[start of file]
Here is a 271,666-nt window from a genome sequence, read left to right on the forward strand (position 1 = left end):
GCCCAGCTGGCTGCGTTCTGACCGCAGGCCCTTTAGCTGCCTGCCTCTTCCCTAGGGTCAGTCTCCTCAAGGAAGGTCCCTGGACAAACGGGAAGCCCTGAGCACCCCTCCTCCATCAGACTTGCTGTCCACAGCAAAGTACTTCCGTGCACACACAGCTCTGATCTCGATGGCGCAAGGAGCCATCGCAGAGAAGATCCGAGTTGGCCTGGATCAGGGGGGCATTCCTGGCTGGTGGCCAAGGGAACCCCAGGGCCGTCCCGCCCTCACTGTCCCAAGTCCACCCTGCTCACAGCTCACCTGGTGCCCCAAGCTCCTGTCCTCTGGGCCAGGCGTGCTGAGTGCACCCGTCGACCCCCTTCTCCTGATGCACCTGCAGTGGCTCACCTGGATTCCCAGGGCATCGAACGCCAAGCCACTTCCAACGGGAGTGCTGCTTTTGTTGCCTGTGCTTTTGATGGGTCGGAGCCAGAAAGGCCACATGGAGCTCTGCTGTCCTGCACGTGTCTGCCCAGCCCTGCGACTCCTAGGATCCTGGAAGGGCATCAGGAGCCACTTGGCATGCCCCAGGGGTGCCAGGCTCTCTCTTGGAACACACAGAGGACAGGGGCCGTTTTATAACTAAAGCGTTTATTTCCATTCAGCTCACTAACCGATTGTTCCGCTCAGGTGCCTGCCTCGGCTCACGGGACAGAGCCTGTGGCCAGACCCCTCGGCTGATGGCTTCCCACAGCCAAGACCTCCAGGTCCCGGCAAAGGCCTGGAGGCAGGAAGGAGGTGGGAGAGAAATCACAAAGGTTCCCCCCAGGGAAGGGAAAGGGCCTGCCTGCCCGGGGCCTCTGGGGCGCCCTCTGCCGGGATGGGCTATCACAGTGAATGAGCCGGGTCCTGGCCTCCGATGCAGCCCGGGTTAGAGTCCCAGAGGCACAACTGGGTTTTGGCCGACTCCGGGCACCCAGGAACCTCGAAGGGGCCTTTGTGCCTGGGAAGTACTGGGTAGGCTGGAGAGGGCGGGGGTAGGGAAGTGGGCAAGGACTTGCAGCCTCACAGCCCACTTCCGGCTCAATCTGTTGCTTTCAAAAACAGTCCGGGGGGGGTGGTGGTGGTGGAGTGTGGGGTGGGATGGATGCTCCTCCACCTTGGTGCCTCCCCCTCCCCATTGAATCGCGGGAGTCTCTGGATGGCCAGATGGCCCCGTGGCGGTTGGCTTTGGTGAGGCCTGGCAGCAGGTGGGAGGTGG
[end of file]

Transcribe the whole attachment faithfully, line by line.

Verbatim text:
Here is a 271,666-nt window from a genome sequence, read left to right on the forward strand (position 1 = left end):
GCCCAGCTGGCTGCGTTCTGACCGCAGGCCCTTTAGCTGCCTGCCTCTTCCCTAGGGTCAGTCTCCTCAAGGAAGGTCCCTGGACAAACGGGAAGCCCTGAGCACCCCTCCTCCATCAGACTTGCTGTCCACAGCAAAGTACTTCCGTGCACACACAGCTCTGATCTCGATGGCGCAAGGAGCCATCGCAGAGAAGATCCGAGTTGGCCTGGATCAGGGGGGCATTCCTGGCTGGTGGCCAAGGGAACCCCAGGGCCGTCCCGCCCTCACTGTCCCAAGTCCACCCTGCTCACAGCTCACCTGGTGCCCCAAGCTCCTGTCCTCTGGGCCAGGCGTGCTGAGTGCACCCGTCGACCCCCTTCTCCTGATGCACCTGCAGTGGCTCACCTGGATTCCCAGGGCATCGAACGCCAAGCCACTTCCAACGGGAGTGCTGCTTTTGTTGCCTGTGCTTTTGATGGGTCGGAGCCAGAAAGGCCACATGGAGCTCTGCTGTCCTGCACGTGTCTGCCCAGCCCTGCGACTCCTAGGATCCTGGAAGGGCATCAGGAGCCACTTGGCATGCCCCAGGGGTGCCAGGCTCTCTCTTGGAACACACAGAGGACAGGGGCCGTTTTATAACTAAAGCGTTTATTTCCATTCAGCTCACTAACCGATTGTTCCGCTCAGGTGCCTGCCTCGGCTCACGGGACAGAGCCTGTGGCCAGACCCCTCGGCTGATGGCTTCCCACAGCCAAGACCTCCAGGTCCCGGCAAAGGCCTGGAGGCAGGAAGGAGGTGGGAGAGAAATCACAAAGGTTCCCCCCAGGGAAGGGAAAGGGCCTGCCTGCCCGGGGCCTCTGGGGCGCCCTCTGCCGGGATGGGCTATCACAGTGAATGAGCCGGGTCCTGGCCTCCGATGCAGCCCGGGTTAGAGTCCCAGAGGCACAACTGGGTTTTGGCCGACTCCGGGCACCCAGGAACCTCGAAGGGGCCTTTGTGCCTGGGAAGTACTGGGTAGGCTGGAGAGGGCGGGGGTAGGGAAGTGGGCAAGGACTTGCAGCCTCACAGCCCACTTCCGGCTCAATCTGTTGCTTTCAAAAACAGTCCGGGGGGGGTGGTGGTGGTGGAGTGTGGGGTGGGATGGATGCTCCTCCACCTTGGTGCCTCCCCCTCCCCATTGAATCGCGGGAGTCTCTGGATGGCCAGATGGCCCCGTGGCGGTTGGCTTTGGTGAGGCCTGGCAGCAGGTGGGAGGTGG